The Memphis Diaries of Ida B. Wells ed. by Miriam DeCosta-Willis

What were famous people like, before they became legends? There's something in us that wants to know. Movie theatres will often show high school graduation pictures of movie stars and ask, "Can you recognize this person?" Well, The Memphis Diaries of Ida B. Wells feeds the same curious urge.

Ida B. Wells-Barnett (1862-1931) is chiefly known for her work as a journalist and an editor, and for the work she did in shedding light on the practice of lynching in the South as a means of political intimidation and repression. She also was prominent in the women’s movement, especially in the area of women’s suffrage. She was known as a bold and eloquent voice both on the lecture circuit and in her editorials for human rights.

She was born in Holly Springs, MS a half-year before Abraham Lincoln penned the Emancipation Proclamation. Her father was a carpenter, her mother a cook. Both were still enslaved at the time of Ida’s birth. Her father worked hard for the rights of African-Americans in the years following the Civil War. Ida Wells was groomed to take a leadership role in the African-American community and was sent to Rust College. She never completed her degree because of her outspokenness which brought her into conflict with the school administration. In her early 20s, she set out for Memphis, where conditions for African-Americans were better than in rural Mississippi. There she taught school for a few years. Though she had been trained to be a teacher, she never felt she had the chance to reach her intellectual potential, and her temperament was ill-suited to the classroom and to school politics.

This diary was kept by her during her years as a teacher in Memphis (1885-1887). It was not intended for publication, and it lacks the polish that Ms. Wells’ published work has. Mary Helen Washington in the Foreword, notes: “Every woman who has ever kept a diary knows that women write in diaries because things are not going right.” And this diary does show Ida Wells dissatisfied (mostly) with her life. Many of the entries focus on the day-to-day troubles of making ends meet. Many entries reflect the typical concerns of a young woman (albeit, a talented and vocal woman) in her mid-twenties in the 19th c. For many women, marriage was the goal, and Ida sees that as a key goal for herself as well. But she is beset by two difficulties – she is very attractive and so attracts a lot of male interest, but she is very much a woman impatient with the game of love. She has definite ideas on the issues of her day, and her directness and high standards make her unwilling to settle on people who are intellectually not up to par. She found poseurs especially tough to take, and takes to task ministers and other leaders whom she feels lack intellectual or spiritual depth.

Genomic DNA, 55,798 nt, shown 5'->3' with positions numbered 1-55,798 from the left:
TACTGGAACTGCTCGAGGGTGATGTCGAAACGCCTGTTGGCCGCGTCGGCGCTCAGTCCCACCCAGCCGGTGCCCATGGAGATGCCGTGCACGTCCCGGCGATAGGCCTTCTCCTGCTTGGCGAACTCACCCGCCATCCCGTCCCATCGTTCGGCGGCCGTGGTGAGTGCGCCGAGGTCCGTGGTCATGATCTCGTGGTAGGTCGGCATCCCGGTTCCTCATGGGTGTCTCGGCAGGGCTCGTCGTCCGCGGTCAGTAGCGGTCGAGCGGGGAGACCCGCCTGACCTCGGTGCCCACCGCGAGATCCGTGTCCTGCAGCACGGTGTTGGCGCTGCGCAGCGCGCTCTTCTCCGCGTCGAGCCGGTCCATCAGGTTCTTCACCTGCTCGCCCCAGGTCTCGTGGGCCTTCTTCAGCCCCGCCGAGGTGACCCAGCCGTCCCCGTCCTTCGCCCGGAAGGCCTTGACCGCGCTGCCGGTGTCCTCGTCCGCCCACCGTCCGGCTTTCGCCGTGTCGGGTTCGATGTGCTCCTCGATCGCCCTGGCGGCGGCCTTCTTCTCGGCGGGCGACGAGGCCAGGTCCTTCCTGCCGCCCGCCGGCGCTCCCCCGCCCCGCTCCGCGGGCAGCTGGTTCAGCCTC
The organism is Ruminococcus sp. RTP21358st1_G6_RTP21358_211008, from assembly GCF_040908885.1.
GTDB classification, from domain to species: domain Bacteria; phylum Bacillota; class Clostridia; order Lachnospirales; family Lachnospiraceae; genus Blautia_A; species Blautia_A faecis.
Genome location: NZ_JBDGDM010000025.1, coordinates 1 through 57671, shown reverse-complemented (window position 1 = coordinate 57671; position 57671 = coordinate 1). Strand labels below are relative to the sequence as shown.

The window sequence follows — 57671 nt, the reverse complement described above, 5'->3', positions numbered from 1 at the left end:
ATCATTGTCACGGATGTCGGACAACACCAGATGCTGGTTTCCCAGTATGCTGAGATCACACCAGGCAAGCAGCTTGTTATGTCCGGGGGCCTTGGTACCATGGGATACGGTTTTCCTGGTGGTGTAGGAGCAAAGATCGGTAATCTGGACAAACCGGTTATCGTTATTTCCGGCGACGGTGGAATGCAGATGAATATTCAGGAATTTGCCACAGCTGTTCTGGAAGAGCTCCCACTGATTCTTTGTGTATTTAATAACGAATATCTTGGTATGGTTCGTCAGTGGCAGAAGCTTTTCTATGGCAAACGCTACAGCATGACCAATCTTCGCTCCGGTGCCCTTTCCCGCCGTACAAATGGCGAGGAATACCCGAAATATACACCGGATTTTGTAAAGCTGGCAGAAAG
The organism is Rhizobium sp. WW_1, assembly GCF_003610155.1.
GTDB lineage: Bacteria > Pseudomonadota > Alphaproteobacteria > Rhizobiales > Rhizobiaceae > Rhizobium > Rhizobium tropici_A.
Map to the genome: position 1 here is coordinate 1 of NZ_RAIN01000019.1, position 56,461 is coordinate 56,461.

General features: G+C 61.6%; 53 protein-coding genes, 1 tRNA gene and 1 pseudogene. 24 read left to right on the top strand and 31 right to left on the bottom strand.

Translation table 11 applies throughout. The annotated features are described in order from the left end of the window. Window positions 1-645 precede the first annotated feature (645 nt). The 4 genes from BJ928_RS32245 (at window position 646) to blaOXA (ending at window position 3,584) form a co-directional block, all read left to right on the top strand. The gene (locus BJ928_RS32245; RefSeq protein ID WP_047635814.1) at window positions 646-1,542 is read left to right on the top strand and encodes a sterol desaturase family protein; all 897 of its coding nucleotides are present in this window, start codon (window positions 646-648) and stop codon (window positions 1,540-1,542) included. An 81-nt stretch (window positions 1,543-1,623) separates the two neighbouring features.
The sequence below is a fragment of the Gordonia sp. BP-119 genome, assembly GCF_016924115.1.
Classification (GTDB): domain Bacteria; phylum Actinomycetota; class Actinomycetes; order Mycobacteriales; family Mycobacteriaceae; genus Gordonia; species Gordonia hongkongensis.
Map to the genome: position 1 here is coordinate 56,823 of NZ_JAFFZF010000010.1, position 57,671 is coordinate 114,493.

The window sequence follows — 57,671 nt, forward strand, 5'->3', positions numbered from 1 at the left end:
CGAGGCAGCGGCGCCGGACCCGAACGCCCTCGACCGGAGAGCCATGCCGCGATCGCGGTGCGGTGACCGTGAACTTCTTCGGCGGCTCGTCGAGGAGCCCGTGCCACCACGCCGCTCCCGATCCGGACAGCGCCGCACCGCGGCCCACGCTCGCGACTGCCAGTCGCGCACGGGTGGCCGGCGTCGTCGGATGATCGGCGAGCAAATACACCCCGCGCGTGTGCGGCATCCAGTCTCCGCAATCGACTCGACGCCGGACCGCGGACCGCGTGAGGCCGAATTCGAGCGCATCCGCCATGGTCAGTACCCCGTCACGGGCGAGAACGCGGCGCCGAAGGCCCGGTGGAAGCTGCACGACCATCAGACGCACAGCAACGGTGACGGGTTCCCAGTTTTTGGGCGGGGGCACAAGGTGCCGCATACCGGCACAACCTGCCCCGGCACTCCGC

She had a deep and abiding interest in the arts, especially in theater and opera, though one entry has her resolved to keep that impulse in check, following some critical remarks from Black leaders – the theatre had an unsavory reputation in the 19th c. She was involved in some amateur theatrical efforts, and in recitations (some of which may have led to her later successes as a public speaker) and she often went to see professional theater and opera companies when they came to Memphis.

A lot of her entries deal with purely personal matters – after all, she had not yet embraced the cause and profession that would make her famous. But there are hints of later concerns: she speaks of the educational disadvantages of African-American youngsters in a segregated society (Memphis may have been far better than rural Mississippi, but it still had segregated schools with far inferior equipment and physical plants for blacks than for whites); and she speaks movingly about a couple of lynchings.

In looking at a person’s diary as published, one encounters problems peculiar to this literary form. One must wonder, if the work was intended for publication, just how much revision took place. In a case like this, where publication was not intended, nor revisions made – the diary of a young Ida B. Wells was found among her various papers and later published – one often has a difficult time figuring out the importance of certain events and the identity of certain people identified only by initials. For example, during her time in Memphis, she was involved in a lawsuit against the Chesapeake, Ohio and Southwestern Railroad because she had been forced to sit in the smoking car, though she has bought a first class ticket, but her references to what must have been an important milestone in her life – she ultimately lost her suit when the Tennessee Supreme Court ruled that the smoking car could be viewed as First Class for Negroes – is given only a few short entries. It is possible that Ida was unwilling to let her guard down, even in her diaries. And so it is fortunate that Ms. DeCosta-Willis does such a thorough job of editing, supplying known information whenever possible, and offering hypotheses when certainty proves elusive.

A work like this, which shows us the yearnings and frustrations of a young woman, not yet famous, but on the path to becoming so, can offer the rest of us, not famous, but on the path to becoming our older more complete selves, an insightful view into the struggles we all face.

For those who want to read a biography of the famous crusader, I’d recommend Ida: A Sword Among Lions: Ida B. Wells and the Campaign Against Lynching by Paula J. Giddings.

About the Author

Bernard Norcott-Mahany, a library technical assistant at the Lucile H. Bluford Branch, is our resident connoisseur of classic literature. He is also the leader of the Black Classics and In the Heat of the Night book groups.

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